Thursday, December 18, 2014

A Survey of High School CS in Canada

I thought I'd have a look at the status of high school CS across Canada. (I'm keeping this to provinces/territories that have a population greater than 500,000.)

Overall, it's generally categorized as an elective, often lumped in with fine arts and second languages. BC, Alberta and Manitoba are the only provinces where it is categorized as a teachable subject at the BEd level; in Ontario it is available as a minor. (Quebec, as usual, is a beast of its own not easily comparable to the other provinces.)

Western Canada seems to be leading the pack for standards and teacher support -- the only CSTA chapters in Canada are in BC, Alberta, Saskatchewan and Manitoba.

Atlantic Canada is furthest behind: New Brunswick, Nova Scotia and Newfoundland and Labrador do not appear to have computer science curricula, let alone CS teacher training/support.

Nowhere easily available on the internet could I find stats on how many schools teach CS or how many students take it -- this information is FOIable if anybody really wants to see the numbers. (If you do have the numbers, I'd love to see them!)


British Columbia:
  • British Columbia does have a CS curriculum. It's lumped in with "computer studies" that is mostly IT. It is categorized as "Applied Skills" rather than a Science or Math.
  • CS is not categorized as required course for a high school diploma, but can be counted as an elective topic. BC students need to take 28 credits of elective topics.
  • The University of British Columbia offers a BEd in computer science, as does the University of Victoria and the University of Northern BC. I can't find any BSc/BEd combined programmes for CS.
  • There is a CSTA chapter for BC.
  • I can't find any stats on how many BC schools teach CS. My impression is that it's not uncommon in Vancouver but rare elsewhere.

Alberta:
  • The Albertan universities (University of Alberta, U of Calgary, U of Lethbridge) accept high school computer science as science credit for entry to their science programmes
  • High school CS counts for graduation requirements as a elective, not as science or math. This said, students need to take 10 credits from the elective list (CS, fine arts, apprenticeships, PE, and second languages.) There are multiple CS courses on the books in Alberta's education system.
  • The University of Alberta offers a BEd in computer science as well as a combined BSc/BEd programme in CS. The Universities of Calgary and Lethbridge do not offer BEd programmes in CS.
  • There is a CSTA chapter for Alberta.
  • I can't find any stats on how many schools offer CS. The high school I attended in Lethbridge did not offer CS when I was a student (I was class of 2007) and I don't know anybody from Alberta who took high school CS.

Saskatchewan:
  • Saskatchewan does have a high school CS curriculum (CS 20/30). It is not required for a high school diploma. It appears that CS 20 can count as a science elective, but not CS 30?
  • Computer Science 20 is mentioned in some Saskatchewan Education documents but not CS 30 -- I'm guessing CS 30 is not widely taught?
  • Computer Science 30 counts for science credit when applying to the University of Regina but not at the University of Saskatchewan.
  • Neither U of Saskatchewan nor Regina offer BEd programmes in CS.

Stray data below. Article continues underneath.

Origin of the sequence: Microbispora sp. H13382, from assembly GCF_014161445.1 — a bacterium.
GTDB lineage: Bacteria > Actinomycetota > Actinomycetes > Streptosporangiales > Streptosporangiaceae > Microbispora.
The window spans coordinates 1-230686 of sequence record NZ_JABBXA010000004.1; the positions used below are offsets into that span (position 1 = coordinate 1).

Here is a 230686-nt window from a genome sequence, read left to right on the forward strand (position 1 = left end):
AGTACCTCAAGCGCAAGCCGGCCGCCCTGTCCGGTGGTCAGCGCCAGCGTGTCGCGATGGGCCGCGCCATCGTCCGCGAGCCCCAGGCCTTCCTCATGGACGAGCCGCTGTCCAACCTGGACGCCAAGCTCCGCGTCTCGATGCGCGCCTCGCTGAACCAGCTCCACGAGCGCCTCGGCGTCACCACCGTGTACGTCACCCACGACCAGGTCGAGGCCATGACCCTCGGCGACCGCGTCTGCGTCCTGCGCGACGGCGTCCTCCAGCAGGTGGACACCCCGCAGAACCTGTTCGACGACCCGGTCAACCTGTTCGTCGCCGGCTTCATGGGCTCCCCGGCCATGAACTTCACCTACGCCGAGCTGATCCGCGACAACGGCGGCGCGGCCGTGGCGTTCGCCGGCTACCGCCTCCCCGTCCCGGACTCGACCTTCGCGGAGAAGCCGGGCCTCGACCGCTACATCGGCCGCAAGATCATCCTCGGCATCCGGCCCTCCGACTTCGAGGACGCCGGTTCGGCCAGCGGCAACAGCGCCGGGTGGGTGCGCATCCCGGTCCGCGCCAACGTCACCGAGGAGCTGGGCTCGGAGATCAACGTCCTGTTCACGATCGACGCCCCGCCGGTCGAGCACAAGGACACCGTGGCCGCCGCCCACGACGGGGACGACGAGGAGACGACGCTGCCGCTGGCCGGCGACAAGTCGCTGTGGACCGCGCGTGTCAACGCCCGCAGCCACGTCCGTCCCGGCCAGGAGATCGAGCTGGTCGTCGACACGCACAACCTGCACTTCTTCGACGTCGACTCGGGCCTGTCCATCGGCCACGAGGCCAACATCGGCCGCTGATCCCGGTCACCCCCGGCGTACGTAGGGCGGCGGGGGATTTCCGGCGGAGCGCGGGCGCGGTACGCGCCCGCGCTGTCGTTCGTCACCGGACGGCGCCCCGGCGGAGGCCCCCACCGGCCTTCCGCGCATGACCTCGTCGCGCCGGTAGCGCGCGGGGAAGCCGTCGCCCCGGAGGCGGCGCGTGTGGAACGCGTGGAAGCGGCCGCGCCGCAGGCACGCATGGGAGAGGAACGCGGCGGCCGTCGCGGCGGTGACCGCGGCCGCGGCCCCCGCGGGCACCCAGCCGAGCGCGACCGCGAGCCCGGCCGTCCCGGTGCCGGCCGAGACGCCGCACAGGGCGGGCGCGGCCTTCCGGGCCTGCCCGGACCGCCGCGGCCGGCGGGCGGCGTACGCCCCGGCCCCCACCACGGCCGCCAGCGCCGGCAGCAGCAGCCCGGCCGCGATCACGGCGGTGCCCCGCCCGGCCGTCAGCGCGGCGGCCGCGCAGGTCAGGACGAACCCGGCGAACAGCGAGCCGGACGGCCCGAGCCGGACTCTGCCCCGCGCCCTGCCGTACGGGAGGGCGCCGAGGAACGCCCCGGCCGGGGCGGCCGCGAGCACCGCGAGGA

• There is a CSTA chapter for Saskatchewan.
  • I can't find any stats on how many schools offer CS.

Manitoba:
  • CS is not required for high school graduation -- or even listed in the electives section. There is a high school CS curriculum.
  • The University of Manitoba has a BEd in CS, but not the University of Winnipeg.
  • There is a CSTA chapter for Manitoba. 
  • I can't find any stats on how many schools offer CS.

Ontario:
  • CS is not required for high school graduation. Students do need to take one credit from science, computer studies, IT, and French. There is a high school CS curriculum.
  • Computer science is not available to as a major in BEd programmes, but only as a minor.
  • There is no CSTA chapter for Ontario. And as usual, I can't find any stats on how many schools offer CS.

Quebec:

  • Quebec has a very different education system from the rest of Canada: students complete a secondary diploma in grade 11 then go to CEGEP for a couple years before going to university. CEGEP covers the equivalent of first year university. I'm hesitant to compare Quebec's education system to the other provinces as a result.
  • Computer and technology studies count as a science for secondary diploma purposes. I can't find a CS curriculum for the secondary level, however.
  • Computer science (informatique) appears available at all the CEGEPs in Quebec in some form or another.
  • There is no CSTA chapter, nor clearly available stats.

New Brunswick:
  • Computer Science is categorized as in "Skilled Trades and Technology Education" and does not appear to count for high school graduation.
  • There is a "Robotics and Automated Technology" course that does count as a science credit for high school graduation.
  • UNB does not offer a BEd in CS, though they do offer a BEd in "technology studies".
  • There is no CSTA chapter. Couldn't find any stats.

Nova Scotia:
  • High school students need to take "2 other credits from Technology, Mathematics or Science" for their diploma. There is no official computer science curriculum; the closest is a Computer Programming 12.
  • There are no BEd programmes in CS. There is no CSTA chapter. Couldn't find any stats.

Newfoundland and Labrador:

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